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Building regulations add to Net Zero drive

ECA technical experts Luke Osborne, ECA Energy & Emerging Technologies Solutions Advisor, and Shahid Khan, ECA Technical Manager discuss how new Building and Wiring Regulations are enabling the transition to net zero

As low-carbon technology and energy efficiency take centre-stage in the UK’s energy strategy, commercial opportunities are booming. It’s also a time for electrotechnical designers and installers to consider how to win these opportunities and future-proof their skills and their businesses.

Many factors have set the stage for a low-carbon future. First, ECA Members are reporting growing interest from clients in energy efficient or renewable low-carbon solutions such as solar PV, EV charging, battery storage, heatpumps and smart control systems.

Second, energy prices have reached worrying levels. This affects every commercial, public sector and domestic customer in the land. Local authorities and social landlords have a responsibility (as stated in the BEIS document, Domestic private rented property: minimum energy efficiency standard – landlord guidance) to ensure their properties are energy efficient and help protect their tenants from fuel poverty.

Third, the UK and other governments are now looking to remove national dependence on fossil fuels, which in the context of UK buildings and infrastructure mostly means moving away from gas, but also has implications for traditional measures such as diesel standby generation.

Finally, on 15 June 2022 a suite of Building Regulations Approved Documents entered the fray, seeking to enhance requirements for energy efficiency in almost all buildings. These Ads apply to all new builds and buildings undergoing extensive renovations.

Avoiding fossil fuel dependency

Some of the more important documents issued in June are:

  • Part S- This mandates the installation of electric vehicle chargepoints and, where required, cable routes for future expansion.
  • Part L- Conservation of fuel and power. Along with part S, this document brings extra opportunities for electrical and engineering services businesses. It focuses on ensuring the fabric of a building and its energy usage are highly efficient.

The methods used to calculate this account for CO2 emission rates, fabric efficiency rates, as well as primary energy rates.

Part L also mandates that new solar PV panels be installed on new buildings, and it includes considerations for onsite energy storage.

While heatpumps have not yet been mandated, heating systems must be designed and installed to be ‘heatpump ready’, with a maximum flow temperature of 55C. Building automation and control systems (BACS) are highlighted in guidance notes for both dwellings and non-dwellings.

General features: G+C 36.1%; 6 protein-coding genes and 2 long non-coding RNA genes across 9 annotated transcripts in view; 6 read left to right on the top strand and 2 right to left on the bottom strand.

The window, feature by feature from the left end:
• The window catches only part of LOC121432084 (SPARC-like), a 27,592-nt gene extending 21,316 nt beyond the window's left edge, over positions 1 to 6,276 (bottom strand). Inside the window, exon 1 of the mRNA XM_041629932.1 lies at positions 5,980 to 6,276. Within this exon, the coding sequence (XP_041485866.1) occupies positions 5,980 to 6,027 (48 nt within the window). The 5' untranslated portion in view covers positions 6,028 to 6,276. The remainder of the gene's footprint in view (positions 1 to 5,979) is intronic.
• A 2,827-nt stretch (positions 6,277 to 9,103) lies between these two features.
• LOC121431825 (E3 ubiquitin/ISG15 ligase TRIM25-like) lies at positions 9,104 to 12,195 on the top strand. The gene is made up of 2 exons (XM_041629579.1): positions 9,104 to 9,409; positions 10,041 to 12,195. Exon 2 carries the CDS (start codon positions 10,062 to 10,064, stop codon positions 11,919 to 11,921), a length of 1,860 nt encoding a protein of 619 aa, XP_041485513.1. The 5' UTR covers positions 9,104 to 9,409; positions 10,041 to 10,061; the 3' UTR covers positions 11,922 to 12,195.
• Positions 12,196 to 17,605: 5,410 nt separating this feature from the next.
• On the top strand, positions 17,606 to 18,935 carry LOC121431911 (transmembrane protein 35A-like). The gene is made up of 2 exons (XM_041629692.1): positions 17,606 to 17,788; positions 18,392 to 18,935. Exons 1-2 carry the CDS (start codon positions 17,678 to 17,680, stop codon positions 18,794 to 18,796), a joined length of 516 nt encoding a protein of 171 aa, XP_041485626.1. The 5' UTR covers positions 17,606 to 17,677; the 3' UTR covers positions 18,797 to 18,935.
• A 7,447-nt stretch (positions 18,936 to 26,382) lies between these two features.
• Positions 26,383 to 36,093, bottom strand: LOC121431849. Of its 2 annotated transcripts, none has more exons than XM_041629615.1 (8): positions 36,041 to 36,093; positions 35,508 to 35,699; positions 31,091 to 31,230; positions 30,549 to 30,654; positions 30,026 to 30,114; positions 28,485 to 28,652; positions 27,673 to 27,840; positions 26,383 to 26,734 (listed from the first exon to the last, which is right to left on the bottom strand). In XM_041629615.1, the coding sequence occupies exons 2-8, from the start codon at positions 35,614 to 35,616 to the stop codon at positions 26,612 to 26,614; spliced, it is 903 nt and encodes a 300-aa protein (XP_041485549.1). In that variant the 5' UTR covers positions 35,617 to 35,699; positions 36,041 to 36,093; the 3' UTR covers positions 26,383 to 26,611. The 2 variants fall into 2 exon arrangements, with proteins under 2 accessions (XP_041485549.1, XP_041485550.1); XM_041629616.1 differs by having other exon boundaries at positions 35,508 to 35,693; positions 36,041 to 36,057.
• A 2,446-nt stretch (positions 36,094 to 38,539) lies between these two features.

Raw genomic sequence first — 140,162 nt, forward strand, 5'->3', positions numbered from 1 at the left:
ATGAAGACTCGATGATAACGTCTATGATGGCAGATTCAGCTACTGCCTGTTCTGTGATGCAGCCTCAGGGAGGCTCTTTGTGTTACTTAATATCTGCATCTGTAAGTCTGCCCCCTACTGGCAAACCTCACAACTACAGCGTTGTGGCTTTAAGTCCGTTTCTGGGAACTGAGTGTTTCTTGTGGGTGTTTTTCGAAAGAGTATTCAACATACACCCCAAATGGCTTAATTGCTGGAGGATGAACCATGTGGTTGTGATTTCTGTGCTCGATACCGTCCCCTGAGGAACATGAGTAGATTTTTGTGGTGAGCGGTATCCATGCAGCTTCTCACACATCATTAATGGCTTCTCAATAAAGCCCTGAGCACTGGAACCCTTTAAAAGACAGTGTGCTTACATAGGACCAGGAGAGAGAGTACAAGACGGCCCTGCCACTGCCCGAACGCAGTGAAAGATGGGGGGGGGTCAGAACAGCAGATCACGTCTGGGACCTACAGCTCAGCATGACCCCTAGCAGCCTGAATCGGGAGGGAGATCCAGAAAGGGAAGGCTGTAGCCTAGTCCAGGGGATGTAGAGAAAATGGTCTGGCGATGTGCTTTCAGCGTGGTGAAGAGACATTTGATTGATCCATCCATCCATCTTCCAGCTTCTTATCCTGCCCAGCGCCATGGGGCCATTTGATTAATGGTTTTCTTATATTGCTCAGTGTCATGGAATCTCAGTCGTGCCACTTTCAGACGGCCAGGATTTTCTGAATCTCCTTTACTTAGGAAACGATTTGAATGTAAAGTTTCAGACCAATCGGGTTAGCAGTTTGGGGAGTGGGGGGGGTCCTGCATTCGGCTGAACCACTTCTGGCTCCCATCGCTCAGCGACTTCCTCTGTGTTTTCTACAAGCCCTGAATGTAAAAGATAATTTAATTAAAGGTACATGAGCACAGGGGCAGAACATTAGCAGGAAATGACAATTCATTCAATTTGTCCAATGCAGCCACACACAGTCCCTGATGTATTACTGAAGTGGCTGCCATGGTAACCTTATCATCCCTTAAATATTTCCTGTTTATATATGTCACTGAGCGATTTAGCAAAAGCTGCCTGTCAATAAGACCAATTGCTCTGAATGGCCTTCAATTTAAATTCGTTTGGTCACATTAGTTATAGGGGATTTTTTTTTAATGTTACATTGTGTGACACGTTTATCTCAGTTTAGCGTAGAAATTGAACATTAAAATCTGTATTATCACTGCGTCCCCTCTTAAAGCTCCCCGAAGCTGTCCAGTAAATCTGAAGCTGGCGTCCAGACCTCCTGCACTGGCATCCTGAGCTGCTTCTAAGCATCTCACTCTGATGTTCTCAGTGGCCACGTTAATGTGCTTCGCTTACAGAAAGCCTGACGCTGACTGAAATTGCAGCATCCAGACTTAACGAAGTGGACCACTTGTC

These already significant changes will be boosted by the Future Buildings Standards, expected in 2025, so installers may want to understand and engage with these new requirements sooner rather than later.


In addition, Amendment 2 to BS7671 has just introduced its landmark Chapter 82: The Energy Prosumer. This further highlights the options and configurations available for newly-built and retrofitted buildings, including on-site generation, energy storage and smart grid interaction systems.

All the above show both the national and industry direction of travel. The new mandates and mechanisms described above are quickly funneling the changes we need to meet our commitment to Net zero Carbon by 2050…if not well before.


There are several ways that customers can get funding to install low-carbon technologies. These include:

  • 0% VAT– following representation from ECA and industry partners, this currently applies to heatpumps, solar PV, battery storage systems (where installed as part of a new solar PV system) and energy efficiency controls.
  • The Boiler Upgrade Scheme – this is an upfront grant of £5,000 towards the installation of air source heatpumps (ASHP) and £6,000 for ground source heatpumps (GSHP).
  • Home Energy Grant – insulation measures for supported individuals who qualify – visit simpleenergyadvice.org.uk/grants for details.
  • Green mortgages – these, and mortgage extensions, are beginning to appear. They can provide low-interest finance options for low-carbon and energy efficient installations.
  • Time-of-use tariffs and arbitrage – enabling customers to use lower-cost energy (during times of excess grid availability) to either power homes and offices or store energy for use when the cost of grid electricity peaks. Through arbitrage and participating in ‘virtual power plants’, energy (mainly in the commercial sector) can also be traded.

ECA produces extensive guidance for Members, including technical bulletins, guidance notes, CPD accredited webinars, and more. Visit www.eca.co.uk/the-drive-to-net-zero-carbon for more details.

In association with www.eca.co.uk

About Sarah OBeirne

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